Combining Philosophers

Ideas for St John, J.M.E. McTaggart and Tim Crane

unexpand these ideas     |    start again     |     choose another area for these philosophers

display all the ideas for this combination of philosophers


7 ideas

12. Knowledge Sources / B. Perception / 2. Qualities in Perception / d. Secondary qualities
Phenol-thio-urea tastes bitter to three-quarters of people, but to the rest it is tasteless, so which is it? [Crane]
     Full Idea: Phenol-thio-urea tastes bitter to three-quarters of people, but to the rest it is tasteless. Is it really bitter, or really tasteless?
     From: Tim Crane (Elements of Mind [2001], 5.44)
     A reaction: A nice reinforcement of a classic Greek question. Good support for the primary/secondary distinction. Common sense, really.
12. Knowledge Sources / B. Perception / 4. Sense Data / a. Sense-data theory
The traditional supports for the sense datum theory were seeing double and specks before one's eyes [Crane]
     Full Idea: The traditional examples used to support the sense datum theory were seeing double and specks before one's eyes.
     From: Tim Crane (Elements of Mind [2001], 5.43)
     A reaction: Presumably, though, direct realists can move one eye, or having something wrong with a retina.
One can taste that the wine is sour, and one can also taste the sourness of the wine [Crane]
     Full Idea: One can taste that the wine is sour, and one can also taste the sourness of the wine.
     From: Tim Crane (Elements of Mind [2001], 5.42)
     A reaction: ůso sense data are optional? We create sense data by objectifying them, but animals just taste the wine, and are direct realists. Tasting the sourness seems to be a case of abstraction.
12. Knowledge Sources / B. Perception / 4. Sense Data / d. Sense-data problems
If we smell something we are aware of the smell separately, but we don't perceive a 'look' when we see [Crane]
     Full Idea: Visual perception seems to differ from some of the other senses; when we become aware of burning toast, we become aware of the smell, ...but we don't see a garden by seeing a 'look' of the garden.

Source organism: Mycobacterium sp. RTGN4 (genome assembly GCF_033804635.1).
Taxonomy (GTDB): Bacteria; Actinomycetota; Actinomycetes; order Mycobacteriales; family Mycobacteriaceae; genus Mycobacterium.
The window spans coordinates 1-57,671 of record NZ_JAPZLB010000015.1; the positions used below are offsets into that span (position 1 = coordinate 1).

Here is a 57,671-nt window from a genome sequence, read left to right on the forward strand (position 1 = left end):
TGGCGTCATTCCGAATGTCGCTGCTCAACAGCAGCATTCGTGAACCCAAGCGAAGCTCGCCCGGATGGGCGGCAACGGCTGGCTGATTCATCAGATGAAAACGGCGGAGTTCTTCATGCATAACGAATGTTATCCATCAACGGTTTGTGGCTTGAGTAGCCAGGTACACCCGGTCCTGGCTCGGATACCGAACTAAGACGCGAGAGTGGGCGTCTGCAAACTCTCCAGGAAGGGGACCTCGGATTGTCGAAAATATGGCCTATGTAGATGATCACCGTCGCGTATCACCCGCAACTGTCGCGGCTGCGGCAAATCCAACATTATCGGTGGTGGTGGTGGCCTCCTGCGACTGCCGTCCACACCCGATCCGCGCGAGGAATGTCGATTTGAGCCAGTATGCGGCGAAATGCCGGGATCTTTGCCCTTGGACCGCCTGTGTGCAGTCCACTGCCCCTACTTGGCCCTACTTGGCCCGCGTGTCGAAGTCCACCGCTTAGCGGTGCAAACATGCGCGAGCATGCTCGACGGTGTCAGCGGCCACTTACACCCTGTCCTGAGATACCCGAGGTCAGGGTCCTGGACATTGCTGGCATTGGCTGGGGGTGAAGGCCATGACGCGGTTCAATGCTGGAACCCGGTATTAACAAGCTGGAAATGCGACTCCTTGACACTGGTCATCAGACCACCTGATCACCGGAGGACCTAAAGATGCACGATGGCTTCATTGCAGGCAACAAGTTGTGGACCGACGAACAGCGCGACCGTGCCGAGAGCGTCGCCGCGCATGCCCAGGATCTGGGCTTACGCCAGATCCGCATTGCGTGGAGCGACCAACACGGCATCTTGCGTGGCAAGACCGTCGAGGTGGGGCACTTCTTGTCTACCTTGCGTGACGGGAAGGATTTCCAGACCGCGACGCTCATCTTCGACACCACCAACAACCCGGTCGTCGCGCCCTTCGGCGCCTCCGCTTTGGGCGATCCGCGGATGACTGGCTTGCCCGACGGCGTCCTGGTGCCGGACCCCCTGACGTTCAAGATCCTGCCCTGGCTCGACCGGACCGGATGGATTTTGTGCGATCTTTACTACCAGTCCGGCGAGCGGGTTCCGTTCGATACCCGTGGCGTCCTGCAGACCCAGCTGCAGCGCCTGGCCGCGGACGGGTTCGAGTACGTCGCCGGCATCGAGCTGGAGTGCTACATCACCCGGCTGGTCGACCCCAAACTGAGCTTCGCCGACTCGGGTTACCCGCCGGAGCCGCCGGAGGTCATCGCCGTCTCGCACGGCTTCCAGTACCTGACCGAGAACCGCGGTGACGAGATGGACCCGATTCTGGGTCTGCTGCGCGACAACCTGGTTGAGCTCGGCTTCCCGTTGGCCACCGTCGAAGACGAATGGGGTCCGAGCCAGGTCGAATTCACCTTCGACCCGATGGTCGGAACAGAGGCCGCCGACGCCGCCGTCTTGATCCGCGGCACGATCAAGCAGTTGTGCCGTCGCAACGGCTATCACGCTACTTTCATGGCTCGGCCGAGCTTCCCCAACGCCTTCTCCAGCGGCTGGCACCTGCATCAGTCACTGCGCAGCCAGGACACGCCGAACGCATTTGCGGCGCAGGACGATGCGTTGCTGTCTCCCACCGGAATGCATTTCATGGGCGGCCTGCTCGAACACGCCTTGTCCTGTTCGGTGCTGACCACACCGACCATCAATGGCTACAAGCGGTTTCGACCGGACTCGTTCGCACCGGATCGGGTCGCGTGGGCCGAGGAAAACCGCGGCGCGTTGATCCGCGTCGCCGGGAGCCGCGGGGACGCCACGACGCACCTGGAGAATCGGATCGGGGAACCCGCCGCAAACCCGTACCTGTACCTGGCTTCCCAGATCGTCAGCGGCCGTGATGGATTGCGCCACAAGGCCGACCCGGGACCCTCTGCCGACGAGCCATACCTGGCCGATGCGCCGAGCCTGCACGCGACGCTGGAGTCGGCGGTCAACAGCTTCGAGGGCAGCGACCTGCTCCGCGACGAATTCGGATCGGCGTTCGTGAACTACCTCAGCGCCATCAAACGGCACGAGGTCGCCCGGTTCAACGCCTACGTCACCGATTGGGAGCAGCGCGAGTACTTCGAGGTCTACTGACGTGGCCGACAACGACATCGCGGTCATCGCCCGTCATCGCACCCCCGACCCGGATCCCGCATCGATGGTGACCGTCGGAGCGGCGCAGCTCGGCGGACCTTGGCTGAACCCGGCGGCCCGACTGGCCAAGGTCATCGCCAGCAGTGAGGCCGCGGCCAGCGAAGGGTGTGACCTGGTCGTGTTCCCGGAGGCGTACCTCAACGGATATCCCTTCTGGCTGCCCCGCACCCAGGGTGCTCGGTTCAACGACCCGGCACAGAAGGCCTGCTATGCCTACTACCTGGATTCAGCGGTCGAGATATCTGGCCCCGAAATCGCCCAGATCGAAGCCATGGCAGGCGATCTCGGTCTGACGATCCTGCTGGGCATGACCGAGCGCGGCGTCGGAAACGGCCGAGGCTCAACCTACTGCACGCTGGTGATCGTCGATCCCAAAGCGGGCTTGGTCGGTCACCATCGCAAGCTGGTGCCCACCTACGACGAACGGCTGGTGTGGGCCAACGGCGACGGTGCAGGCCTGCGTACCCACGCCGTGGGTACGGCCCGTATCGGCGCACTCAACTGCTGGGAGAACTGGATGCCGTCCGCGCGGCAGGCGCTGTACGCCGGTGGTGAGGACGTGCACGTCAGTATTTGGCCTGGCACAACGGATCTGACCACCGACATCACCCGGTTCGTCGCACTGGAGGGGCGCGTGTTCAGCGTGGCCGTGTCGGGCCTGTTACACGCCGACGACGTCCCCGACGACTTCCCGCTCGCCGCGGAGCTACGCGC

From: Tim Crane (Elements of Mind [2001], 5.40)
     A reaction: Interesting. Do blind people transfer this more direct perception to a different sense (e.g. the one they rely on most)?
The problems of perception disappear if it is a relation to an intentional state, not to an object or sense datum [Crane]
     Full Idea: The solution to the problem of perception is to deny that it is related to real objects (things or sense-data); rather, perception is an intentional state (with a subject, mode and content), a relation to the intentional content.
     From: Tim Crane (Elements of Mind [2001], 5.42)
     A reaction: Not clear. This definition makes it sound like a propositional attitude.
12. Knowledge Sources / B. Perception / 6. Inference in Perception
If perception is much richer than our powers of description, this suggests that it is non-conceptual [Crane]
     Full Idea: The richness in information of perceptual experience outruns our modes of description of it, which has led some philosophers to claim that the content of perceptual experience is non-conceptual.
     From: Tim Crane (Elements of Mind [2001], 5.45)
     A reaction: It certainly implies that it can't be entirely conceptual, but it still may be that in humans concepts are always involved. Not when I'm waking up in the morning, though.
12. Knowledge Sources / B. Perception / 8. Adverbial Theory
The adverbial theory of perceptions says it is the experiences which have properties, not the objects [Crane]
     Full Idea: The Adverbial Theory of perception holds that the predicates which other theories take as picking out the properties of objects are really adverbs of the perceptual verb; ..instead of strange objects, we just have properties of experiences.
     From: Tim Crane (Elements of Mind [2001], 5.42)
     A reaction: Promising. It fits secondary qualities all right, but what about primary? I 'see bluely', but can I 'see squarely'?